This is dishonest polling. The proposal being considered by the government would ban an advert for Anchor spreadable butter during the Channel 4 News. No reasonable person would consider that to be a 'junk food advert targeted at children'.

There is no way the government could ban 'junk food adverts targeted at children' because there is no legal definition of 'junk food'. It would also be very difficult to decide if an advert was targeted at a child but this obstacle is not an insurmountable as the meaninglessness of the term 'junk food'. In any case, that is not what is being proposed.

By making emotive but irrelevant references to 'children' and 'junk', the survey is pushing respondents towards supporting a ban without giving them any idea of what it will entail. Indeed, they are being actively encouraged to believe that the ban will be far more limited in scope than is being proposed. As I said last week, they are being sold a pig in a poke.

Monday, 11 June 2018

The Truthiness about Carbs

I've written about carbohydrates for Spectator Health. I know it's an emotional subject for some, but do have a read. The article is a review of a programme that appeared on BBC1 last week, ludicrously titled The Truth About Carbs.

Forgotten moonshine


I've been reading Kevin R. Kosar's Moonshine: A Global History which I commend to you. It is easy to for those of us in rich countries to forget how much illicit, homemade and unlicensed alcohol is consumed in low and middle income countries. A report published by IARD today gives some estimates and they are pretty staggering.

45 per cent of the alcohol consumed in low income countries is unlicensed. In places like Uganda and Mozambique, it exceeds 60 per cent. Rates in middle income countries are lower but still surprisingly high: 28 per cent in Brazil, for example, and 38 per cent in Russia.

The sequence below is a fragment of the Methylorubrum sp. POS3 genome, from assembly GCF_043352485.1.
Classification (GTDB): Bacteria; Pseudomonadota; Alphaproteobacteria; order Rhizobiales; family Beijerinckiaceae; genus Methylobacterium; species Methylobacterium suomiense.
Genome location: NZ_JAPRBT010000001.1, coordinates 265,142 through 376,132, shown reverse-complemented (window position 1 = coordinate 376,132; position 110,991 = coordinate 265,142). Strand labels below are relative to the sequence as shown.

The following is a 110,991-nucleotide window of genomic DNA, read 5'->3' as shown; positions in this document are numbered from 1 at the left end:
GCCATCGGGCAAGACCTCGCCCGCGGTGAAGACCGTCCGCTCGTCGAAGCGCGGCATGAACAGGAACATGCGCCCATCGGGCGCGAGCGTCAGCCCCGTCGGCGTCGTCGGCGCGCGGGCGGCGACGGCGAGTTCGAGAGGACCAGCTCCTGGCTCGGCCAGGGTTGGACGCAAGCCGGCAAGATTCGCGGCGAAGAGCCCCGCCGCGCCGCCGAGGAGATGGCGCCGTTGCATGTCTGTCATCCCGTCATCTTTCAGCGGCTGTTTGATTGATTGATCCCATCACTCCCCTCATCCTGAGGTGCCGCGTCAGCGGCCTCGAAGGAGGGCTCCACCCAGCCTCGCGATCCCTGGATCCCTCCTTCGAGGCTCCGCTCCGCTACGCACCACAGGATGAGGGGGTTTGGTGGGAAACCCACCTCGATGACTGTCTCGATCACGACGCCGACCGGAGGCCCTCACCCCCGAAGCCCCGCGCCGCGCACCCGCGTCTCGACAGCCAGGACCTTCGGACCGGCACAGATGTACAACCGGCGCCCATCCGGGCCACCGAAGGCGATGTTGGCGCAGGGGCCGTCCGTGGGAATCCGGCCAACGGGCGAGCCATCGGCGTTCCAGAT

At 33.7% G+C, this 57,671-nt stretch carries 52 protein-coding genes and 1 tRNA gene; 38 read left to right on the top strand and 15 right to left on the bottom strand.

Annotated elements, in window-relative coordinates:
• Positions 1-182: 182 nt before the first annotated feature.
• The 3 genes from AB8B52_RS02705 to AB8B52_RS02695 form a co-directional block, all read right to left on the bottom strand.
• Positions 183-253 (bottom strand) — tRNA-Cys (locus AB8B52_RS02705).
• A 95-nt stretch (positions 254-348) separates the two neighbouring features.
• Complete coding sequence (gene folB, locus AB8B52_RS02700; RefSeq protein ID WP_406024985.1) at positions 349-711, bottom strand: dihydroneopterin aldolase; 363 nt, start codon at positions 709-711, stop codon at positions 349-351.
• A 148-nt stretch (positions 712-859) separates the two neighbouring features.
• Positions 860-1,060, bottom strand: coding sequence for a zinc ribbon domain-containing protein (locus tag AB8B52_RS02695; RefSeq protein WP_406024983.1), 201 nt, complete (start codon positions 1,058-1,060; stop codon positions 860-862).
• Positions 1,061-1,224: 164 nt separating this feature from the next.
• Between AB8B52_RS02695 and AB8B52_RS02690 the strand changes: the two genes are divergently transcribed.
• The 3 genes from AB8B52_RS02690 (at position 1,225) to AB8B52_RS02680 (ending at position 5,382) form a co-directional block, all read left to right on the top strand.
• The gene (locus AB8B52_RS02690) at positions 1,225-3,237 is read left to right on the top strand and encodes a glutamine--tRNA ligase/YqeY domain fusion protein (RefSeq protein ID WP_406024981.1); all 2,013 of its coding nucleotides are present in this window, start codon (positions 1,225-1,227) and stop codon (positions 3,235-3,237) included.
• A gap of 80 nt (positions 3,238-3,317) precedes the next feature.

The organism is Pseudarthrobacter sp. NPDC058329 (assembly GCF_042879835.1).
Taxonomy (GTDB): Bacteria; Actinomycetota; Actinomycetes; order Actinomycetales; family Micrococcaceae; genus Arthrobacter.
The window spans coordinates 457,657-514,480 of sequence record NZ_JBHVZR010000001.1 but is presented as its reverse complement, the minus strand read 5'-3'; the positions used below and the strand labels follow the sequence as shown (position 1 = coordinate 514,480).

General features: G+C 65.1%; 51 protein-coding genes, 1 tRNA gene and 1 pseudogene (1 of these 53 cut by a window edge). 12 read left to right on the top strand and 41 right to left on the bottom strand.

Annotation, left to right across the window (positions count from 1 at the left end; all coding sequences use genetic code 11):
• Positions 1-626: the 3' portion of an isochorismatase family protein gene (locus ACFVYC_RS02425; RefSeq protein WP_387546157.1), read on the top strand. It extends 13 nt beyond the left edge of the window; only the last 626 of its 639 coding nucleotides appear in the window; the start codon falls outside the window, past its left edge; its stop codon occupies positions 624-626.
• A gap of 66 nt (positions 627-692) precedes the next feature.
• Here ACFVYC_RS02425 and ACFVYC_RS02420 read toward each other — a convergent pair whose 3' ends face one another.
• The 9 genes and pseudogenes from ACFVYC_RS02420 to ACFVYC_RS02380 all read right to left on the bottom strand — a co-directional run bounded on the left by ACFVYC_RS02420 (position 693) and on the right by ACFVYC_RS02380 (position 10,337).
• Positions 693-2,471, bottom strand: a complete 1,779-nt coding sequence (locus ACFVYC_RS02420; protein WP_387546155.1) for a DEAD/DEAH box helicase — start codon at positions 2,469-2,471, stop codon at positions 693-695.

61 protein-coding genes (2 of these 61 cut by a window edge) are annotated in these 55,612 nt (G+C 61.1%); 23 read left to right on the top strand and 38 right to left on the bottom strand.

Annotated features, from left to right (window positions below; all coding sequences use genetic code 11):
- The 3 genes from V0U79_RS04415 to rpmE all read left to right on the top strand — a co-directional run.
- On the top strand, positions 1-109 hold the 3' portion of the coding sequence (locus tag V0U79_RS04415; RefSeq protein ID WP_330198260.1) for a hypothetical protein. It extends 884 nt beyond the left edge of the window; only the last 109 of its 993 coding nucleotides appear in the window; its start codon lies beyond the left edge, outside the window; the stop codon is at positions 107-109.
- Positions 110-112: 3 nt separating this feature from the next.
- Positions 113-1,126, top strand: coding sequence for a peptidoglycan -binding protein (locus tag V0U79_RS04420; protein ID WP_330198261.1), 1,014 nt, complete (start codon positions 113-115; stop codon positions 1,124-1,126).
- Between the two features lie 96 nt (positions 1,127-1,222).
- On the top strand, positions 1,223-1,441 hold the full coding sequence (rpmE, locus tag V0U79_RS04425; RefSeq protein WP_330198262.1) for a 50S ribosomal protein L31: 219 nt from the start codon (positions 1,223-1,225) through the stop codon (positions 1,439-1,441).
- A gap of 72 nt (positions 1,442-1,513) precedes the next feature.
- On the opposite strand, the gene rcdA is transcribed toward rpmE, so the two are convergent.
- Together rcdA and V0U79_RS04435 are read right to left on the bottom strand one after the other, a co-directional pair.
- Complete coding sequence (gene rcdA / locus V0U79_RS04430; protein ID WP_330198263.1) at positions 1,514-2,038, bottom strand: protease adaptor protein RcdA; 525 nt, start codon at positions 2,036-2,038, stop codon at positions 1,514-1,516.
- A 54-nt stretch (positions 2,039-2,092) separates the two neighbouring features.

Among the problems with moonshine is its tendency to kill large numbers of people all of a sudden. The IARD report various examples from Indonesia to the Czech Republic. In some cultures, homebrew and moonshine are part of the culture and are relatively harmless, but it is fair to say that most illicit alcohol is consumed because people are unable to acquire the commercial product. In some instances this is because of prohibition, but generally it is because of the lack of affordability, which is driven by a combination of poverty and taxation.

I recently wrote about how the World Health Organisation has become a vehicle for the concerns of middle class white people in the first world. This is evident in its response to alcohol abuse. It wants every country to raise taxes on booze despite the clear link between taxation and illicit alcohol. It demonises 'Big Alcohol' despite the fact that it would be a jolly good thing if alcohol manufacturers and their regulated products took a larger share of the market in most countries.

Wednesday, 6 June 2018

It's not junk food and it's never about the children

With the government seemingly minded to crack down on the advertising of junk food to children, it's worth remembering that is isn't 'junk food' and it is never about the children.

As I say today at Spectator Health...

In the public’s mind, ‘junk food’ is synonymous with American fast food chains, an impression reinforced by the media’s tendency to illustrate every story about it with a picture of a burger. If McDonald’s has to wait until 9pm to tell us about their new limited edition bacon burger, it seems a relatively trivial encroachment on freedom.